The High Court judge who dismissed Sharon Shoesmith's judicial review application against Haringey Council, Ed Balls, and Ofsted yesterday allowed her to appeal the decision.
Mr Justice Foskett said: "It is by no means fanciful that the Court of Appeal may differ from my view."
He also slashed claims for legal costs made by the secretary of state, Haringey and Ofsted from £345,000 to £15,000, and reiterated his displeasure at the way the defendants handled the case.
He singled out Ed Balls for particular criticism and said his behaviour "contributed to the impetus" for Shoesmith's subsequent judicial review application.
Foskett said: "When someone perceives that he or she has been treated unfairly by those in power, so much the greater is the desire for redress and vindication ... It seems to me wholly unreal for me to ignore that kind of factor in the overall analysis of what drove the need for this litigation."
The judge also criticised Haringey for the way it sacked Shoesmith and stated its procedures did not give "the appearance of fairness." As a result, instead of ordering Shoesmith pay the council the £90,000 costs it claimed, he took the unusual step of ordering the council to pay Shoesmith £10,000. He writes: "If one has to talk in terms of 'wins' or 'losses', the claimant [Shoesmith] 'won' on this issue and Haringey 'lost' ... ."
Foskett criticised all three defendants for delaying or failing to supply important documentation to the court. "Each of the defendants in this case is a public body with the legal and other resources available to ensure that this is achieved. To the extent that it was not achieved in each of their cases is something that it would be wholly wrong for me to ignore."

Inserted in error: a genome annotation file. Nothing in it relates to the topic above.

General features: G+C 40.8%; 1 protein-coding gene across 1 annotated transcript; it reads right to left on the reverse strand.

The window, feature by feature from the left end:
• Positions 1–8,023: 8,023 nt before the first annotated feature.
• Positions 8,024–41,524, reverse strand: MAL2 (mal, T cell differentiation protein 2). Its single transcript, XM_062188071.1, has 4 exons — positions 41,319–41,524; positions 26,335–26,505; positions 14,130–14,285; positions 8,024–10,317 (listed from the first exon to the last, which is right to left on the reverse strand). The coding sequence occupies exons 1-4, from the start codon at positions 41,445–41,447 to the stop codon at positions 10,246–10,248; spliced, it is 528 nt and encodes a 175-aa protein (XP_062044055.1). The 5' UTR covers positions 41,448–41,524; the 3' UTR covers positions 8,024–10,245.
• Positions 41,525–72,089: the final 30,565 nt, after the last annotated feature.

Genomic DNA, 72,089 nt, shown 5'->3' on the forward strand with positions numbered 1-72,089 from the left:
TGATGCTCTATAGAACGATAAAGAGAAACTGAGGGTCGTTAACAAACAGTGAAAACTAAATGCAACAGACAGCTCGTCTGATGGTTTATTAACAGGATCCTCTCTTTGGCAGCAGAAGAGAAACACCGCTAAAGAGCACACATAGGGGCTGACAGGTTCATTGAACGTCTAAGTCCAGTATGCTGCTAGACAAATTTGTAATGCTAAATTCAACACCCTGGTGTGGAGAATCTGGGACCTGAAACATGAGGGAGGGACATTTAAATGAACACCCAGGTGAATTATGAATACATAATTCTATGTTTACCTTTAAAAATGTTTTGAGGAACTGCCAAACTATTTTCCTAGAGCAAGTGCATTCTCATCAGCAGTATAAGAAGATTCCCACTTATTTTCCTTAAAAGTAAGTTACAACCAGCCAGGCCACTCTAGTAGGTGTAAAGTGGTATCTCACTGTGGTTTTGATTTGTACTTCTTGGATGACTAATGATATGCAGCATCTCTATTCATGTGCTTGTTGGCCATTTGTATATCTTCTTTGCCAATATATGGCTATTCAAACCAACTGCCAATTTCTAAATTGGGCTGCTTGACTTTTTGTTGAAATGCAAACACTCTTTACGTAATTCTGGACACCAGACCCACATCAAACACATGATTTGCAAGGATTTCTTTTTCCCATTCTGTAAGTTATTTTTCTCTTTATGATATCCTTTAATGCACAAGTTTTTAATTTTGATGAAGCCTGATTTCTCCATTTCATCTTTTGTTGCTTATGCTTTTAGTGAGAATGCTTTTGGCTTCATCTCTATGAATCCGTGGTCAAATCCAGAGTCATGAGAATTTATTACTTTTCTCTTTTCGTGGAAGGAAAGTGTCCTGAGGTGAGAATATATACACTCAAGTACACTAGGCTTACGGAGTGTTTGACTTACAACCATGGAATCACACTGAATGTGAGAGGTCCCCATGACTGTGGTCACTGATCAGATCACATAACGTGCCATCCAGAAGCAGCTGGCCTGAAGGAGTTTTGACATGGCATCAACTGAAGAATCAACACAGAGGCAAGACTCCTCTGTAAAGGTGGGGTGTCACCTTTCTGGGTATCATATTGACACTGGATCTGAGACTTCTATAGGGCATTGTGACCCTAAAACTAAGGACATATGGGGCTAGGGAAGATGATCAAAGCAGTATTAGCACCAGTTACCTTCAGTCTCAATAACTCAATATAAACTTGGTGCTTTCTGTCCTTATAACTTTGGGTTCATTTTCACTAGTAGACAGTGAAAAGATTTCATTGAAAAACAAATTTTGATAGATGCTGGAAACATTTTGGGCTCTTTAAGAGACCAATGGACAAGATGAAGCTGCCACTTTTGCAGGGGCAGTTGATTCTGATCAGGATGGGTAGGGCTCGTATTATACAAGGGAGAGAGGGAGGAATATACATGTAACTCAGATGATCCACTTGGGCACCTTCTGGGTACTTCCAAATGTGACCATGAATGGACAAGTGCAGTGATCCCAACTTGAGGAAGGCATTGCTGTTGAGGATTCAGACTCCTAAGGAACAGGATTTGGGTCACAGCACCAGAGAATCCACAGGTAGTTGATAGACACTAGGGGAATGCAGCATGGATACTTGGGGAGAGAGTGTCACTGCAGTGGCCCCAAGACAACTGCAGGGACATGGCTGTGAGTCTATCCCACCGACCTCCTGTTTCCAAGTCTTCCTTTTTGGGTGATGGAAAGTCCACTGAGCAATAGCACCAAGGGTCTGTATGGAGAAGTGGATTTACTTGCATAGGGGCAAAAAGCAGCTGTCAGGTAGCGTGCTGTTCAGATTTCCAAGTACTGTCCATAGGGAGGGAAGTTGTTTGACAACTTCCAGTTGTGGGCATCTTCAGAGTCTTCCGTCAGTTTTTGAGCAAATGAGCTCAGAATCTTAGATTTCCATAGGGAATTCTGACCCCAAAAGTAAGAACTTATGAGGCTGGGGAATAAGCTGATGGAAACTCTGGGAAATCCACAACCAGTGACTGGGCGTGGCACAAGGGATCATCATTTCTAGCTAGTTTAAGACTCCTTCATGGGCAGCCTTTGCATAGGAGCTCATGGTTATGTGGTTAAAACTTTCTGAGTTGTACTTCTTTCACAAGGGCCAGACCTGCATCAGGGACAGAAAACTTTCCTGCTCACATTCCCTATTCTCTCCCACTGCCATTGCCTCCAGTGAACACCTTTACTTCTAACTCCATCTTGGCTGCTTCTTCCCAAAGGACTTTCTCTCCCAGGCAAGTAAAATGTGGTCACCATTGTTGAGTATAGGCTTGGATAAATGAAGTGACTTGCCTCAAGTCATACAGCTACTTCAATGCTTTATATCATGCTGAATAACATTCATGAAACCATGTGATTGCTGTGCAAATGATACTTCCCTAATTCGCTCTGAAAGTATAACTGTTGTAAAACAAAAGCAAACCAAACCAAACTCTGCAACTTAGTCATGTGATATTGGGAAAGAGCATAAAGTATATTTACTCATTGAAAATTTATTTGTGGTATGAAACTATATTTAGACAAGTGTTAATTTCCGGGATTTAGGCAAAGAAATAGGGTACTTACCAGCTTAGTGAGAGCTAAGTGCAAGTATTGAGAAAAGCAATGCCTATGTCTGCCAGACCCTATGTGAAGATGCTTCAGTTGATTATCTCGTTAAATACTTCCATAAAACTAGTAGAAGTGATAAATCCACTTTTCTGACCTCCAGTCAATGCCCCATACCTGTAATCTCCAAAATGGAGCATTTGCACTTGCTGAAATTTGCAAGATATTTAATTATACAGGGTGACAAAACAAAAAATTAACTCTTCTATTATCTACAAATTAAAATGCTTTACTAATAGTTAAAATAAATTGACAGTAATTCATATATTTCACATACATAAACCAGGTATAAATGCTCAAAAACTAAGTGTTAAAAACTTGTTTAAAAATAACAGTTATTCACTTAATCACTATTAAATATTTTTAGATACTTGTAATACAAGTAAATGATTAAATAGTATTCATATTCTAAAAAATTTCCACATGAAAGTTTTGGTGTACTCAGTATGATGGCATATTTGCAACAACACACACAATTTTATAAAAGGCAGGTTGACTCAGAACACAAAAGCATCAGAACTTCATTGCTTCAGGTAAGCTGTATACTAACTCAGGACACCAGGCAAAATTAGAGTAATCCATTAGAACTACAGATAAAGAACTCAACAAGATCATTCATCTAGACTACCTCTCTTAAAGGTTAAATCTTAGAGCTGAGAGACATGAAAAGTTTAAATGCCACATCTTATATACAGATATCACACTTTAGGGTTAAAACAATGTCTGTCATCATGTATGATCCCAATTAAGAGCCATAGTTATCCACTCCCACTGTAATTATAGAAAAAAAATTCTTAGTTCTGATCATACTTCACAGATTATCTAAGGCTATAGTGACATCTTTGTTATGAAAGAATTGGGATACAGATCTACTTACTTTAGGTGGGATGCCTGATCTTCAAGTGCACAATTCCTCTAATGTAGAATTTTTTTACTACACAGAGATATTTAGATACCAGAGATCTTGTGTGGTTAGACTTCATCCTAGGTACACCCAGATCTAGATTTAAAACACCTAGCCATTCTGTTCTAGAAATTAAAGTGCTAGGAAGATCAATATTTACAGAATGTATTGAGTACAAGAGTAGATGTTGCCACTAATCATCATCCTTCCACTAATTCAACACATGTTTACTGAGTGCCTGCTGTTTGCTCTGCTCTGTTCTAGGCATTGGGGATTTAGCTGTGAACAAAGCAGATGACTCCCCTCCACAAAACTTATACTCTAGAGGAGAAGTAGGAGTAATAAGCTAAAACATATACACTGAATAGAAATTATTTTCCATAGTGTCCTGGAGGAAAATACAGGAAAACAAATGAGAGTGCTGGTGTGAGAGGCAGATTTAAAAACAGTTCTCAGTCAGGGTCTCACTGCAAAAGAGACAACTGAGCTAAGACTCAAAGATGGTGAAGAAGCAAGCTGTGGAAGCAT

Shoesmith lost her job as director of children's services at Haringey Council in December 2008, following the release of an Ofsted report into the death of 17-month- old Peter Connolly.
Baby Peter died in August 2007 after suffering more than 50 injuries at the hands of his mother Tracey Connolly, her neo-Nazi boyfriend Steven Barker, and Barker's brother Jason Owen, despite being on Haringey's child protection register and having 60 visits from council social workers in the eight months before his death.
Shoesmith claims she was made a "scapegoat" for baby Peter's death and has a £1m employment tribunal claim for unfair dismissal still pending.
- Sharon Shoesmith given leave to appeal court ruling on dismissal (Guardian)
- Sharon Shoesmith application for judicial review dismissed (The Solicitor)
- Baby P judicial review (The Solicitor)
- Baby P judicial review re-opened (The Solicitor)
- Unfair dismissal (Findlaw.co.uk)
- Legal Q&A (Community)
- Find solicitors (Contact Law)